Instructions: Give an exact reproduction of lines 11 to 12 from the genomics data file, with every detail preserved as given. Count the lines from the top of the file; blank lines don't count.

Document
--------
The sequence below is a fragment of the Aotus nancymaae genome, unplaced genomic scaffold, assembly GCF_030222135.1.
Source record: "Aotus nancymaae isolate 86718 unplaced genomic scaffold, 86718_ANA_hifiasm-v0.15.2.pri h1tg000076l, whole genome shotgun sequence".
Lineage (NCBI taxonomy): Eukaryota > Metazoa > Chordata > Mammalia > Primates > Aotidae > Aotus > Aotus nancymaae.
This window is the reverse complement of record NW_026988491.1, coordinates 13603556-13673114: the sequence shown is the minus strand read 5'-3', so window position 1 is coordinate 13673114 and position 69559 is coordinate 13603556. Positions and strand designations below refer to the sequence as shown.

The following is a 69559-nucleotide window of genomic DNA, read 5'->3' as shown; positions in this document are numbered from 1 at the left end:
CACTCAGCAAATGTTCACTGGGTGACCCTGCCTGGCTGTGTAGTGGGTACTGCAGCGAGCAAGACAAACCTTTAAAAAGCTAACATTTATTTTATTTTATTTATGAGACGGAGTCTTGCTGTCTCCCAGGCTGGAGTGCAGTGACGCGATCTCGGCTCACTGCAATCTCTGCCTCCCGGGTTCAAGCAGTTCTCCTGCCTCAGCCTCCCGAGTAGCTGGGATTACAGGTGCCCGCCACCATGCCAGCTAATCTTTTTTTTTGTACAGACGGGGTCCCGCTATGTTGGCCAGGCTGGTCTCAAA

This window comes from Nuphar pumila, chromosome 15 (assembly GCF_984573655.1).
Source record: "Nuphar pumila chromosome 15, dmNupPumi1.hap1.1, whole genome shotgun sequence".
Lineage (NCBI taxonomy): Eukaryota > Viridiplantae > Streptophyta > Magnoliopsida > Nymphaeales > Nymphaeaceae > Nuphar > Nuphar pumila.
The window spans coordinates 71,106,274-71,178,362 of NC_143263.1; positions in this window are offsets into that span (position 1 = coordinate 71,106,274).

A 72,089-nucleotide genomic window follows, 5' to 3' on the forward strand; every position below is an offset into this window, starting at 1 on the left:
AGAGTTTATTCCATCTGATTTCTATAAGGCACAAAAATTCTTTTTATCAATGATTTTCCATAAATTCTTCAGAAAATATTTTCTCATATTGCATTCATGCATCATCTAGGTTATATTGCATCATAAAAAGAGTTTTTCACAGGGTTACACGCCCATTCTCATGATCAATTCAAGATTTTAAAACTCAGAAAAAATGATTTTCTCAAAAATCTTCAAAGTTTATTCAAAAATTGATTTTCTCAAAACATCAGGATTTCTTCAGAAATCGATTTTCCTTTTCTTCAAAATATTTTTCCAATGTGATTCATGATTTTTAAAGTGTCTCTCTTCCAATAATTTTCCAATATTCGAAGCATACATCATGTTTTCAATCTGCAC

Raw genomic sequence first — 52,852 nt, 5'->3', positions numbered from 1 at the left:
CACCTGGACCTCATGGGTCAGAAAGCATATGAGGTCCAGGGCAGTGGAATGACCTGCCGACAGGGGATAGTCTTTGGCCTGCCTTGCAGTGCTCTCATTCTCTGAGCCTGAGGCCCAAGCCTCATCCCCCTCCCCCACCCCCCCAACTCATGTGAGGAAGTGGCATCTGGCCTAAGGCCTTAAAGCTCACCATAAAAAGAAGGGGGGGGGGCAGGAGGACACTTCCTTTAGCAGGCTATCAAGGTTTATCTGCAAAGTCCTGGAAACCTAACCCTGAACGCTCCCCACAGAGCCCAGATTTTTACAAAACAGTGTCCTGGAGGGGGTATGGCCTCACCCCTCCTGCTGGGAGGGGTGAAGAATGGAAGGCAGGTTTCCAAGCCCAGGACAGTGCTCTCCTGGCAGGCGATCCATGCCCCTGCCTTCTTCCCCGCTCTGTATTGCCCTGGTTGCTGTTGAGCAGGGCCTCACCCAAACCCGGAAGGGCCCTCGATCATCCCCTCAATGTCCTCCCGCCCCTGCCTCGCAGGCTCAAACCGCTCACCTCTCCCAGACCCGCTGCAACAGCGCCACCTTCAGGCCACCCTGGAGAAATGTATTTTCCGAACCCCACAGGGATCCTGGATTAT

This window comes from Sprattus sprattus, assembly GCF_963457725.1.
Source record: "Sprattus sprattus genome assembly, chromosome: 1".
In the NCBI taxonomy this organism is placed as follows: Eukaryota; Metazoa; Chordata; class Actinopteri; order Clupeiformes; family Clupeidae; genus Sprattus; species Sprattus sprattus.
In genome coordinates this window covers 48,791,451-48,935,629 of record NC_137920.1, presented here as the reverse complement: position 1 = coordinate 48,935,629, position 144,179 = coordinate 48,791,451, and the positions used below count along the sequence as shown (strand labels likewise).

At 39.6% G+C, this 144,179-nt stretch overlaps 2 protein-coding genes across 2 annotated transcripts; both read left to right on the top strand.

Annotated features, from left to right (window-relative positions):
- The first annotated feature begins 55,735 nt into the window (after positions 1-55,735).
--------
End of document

A 72,089-nucleotide genomic window follows, 5' to 3' on the forward strand; every position below is an offset into this window, starting at 1 on the left:
AGAGTTTATTCCATCTGATTTCTATAAGGCACAAAAATTCTTTTTATCAATGATTTTCCATAAATTCTTCAGAAAATATTTTCTCATATTGCATTCATGCATCATCTAGGTTATATTGCATCATAAAAAGAGTTTTTCACAGGGTTACACGCCCATTCTCATGATCAATTCAAGATTTTAAAACTCAGAAAAAATGATTTTCTCAAAAATCTTCAAAGTTTATTCAAAAATTGATTTTCTCAAAACATCAGGATTTCTTCAGAAATCGATTTTCCTTTTCTTCAAAATATTTTTCCAATGTGATTCATGATTTTTAAAGTGTCTCTCTTCCAATAATTTTCCAATATTCGAAGCATACATCATGTTTTCAATCTGCAC